Last week, researchers at the Technical University of Munich announced that they had developed a microarray rapid test which can detect Legionella in around 35 minutes. Now there is, in fact, a rapid test for detecting Legionella currently in clinics; urinalysis. But according to the head of the research group and the Chair of Analytical Chemistry and Water Chemistry at the Technical University of Munich PD Dr. Michael Seidel, the urinalysis test “serves only as a first indication and is not suitable for screening the water of technical systems,”.
The research is part of the “LegioTyper” project which is funded by the German Federal Ministry of Education and Research. These tests can not only detect Legionella pneumophila but can also identify the subtypes present. According to Dr. Seidel, “the new method not only provides a huge speed advantage… but is also so cheap that we can use the chip in one-time applications.”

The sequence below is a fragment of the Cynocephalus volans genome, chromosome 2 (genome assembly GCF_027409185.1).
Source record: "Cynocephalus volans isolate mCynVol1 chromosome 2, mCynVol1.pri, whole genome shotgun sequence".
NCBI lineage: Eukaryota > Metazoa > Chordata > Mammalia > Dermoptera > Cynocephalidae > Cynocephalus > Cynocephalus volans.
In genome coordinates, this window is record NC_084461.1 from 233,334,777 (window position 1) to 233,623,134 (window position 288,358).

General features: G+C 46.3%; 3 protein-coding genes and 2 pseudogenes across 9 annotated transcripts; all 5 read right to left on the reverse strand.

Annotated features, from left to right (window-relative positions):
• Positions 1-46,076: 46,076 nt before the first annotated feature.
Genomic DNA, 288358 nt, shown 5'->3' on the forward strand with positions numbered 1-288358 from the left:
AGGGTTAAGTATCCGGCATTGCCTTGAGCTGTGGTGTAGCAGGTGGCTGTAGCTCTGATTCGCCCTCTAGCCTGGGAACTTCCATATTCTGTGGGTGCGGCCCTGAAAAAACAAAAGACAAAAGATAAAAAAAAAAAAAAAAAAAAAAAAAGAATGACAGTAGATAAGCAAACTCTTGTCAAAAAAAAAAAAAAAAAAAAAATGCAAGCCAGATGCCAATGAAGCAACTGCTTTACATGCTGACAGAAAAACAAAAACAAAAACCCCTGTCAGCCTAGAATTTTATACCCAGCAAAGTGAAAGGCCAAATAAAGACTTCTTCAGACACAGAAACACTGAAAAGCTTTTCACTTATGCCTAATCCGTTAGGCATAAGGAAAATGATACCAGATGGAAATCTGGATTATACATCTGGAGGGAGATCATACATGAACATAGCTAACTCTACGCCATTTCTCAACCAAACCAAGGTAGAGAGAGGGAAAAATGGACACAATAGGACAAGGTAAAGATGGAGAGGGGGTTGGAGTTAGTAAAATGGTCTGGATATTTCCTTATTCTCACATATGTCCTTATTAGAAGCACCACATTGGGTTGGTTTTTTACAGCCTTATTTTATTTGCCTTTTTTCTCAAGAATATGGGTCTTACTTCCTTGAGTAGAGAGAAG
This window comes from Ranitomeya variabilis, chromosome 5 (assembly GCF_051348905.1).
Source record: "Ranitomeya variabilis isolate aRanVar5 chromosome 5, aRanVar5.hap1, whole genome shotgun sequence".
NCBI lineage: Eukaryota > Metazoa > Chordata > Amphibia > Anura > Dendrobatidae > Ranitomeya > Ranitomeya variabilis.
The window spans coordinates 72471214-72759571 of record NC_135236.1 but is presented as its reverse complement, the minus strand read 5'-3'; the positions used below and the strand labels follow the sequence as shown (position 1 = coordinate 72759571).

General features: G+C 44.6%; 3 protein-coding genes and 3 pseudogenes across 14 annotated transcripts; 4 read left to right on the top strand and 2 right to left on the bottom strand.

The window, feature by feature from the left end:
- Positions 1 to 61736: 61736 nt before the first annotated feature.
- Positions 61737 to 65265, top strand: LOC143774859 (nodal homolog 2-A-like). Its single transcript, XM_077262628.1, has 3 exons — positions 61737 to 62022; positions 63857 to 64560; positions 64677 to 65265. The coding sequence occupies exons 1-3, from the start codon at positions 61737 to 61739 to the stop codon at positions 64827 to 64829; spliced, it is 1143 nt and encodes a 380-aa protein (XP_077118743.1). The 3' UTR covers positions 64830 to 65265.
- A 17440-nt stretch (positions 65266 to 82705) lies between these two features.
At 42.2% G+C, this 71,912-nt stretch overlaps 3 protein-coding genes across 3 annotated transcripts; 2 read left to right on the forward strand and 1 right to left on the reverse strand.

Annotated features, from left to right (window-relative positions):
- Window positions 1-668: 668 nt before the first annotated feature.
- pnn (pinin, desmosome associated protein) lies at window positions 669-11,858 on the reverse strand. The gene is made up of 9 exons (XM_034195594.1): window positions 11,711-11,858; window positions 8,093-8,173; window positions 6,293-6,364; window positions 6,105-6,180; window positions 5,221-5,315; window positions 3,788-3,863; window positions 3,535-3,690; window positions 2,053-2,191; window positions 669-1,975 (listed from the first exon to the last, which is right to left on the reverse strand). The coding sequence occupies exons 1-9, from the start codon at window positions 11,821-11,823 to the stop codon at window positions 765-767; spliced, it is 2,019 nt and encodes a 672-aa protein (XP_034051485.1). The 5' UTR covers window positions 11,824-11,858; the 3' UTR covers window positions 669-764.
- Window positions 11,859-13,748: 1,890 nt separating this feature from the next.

In addition, the tests, in combination with a second, DNA-based method, can distinguish between dead and living Legionella pathogens. The application of this second feature could ultimately mean that when disinfection methods need to be implemented, you can in fact monitor the process.
Now this page has covered several different testing methods in the past. Over all, this is simply done because it is exciting to see new research and testing methods coming forward. As such, it is great to see additional research and methods for testing coming out; indeed the more options that become available, the more flexibility can be provided to individuals in order to ensure the safety of the general public as a whole.
Jules Zacher is an attorney in Philadelphia who has tried Legionnaires’ disease cases across the U.S. Please visit LegionnaireLawyer.com again for updates.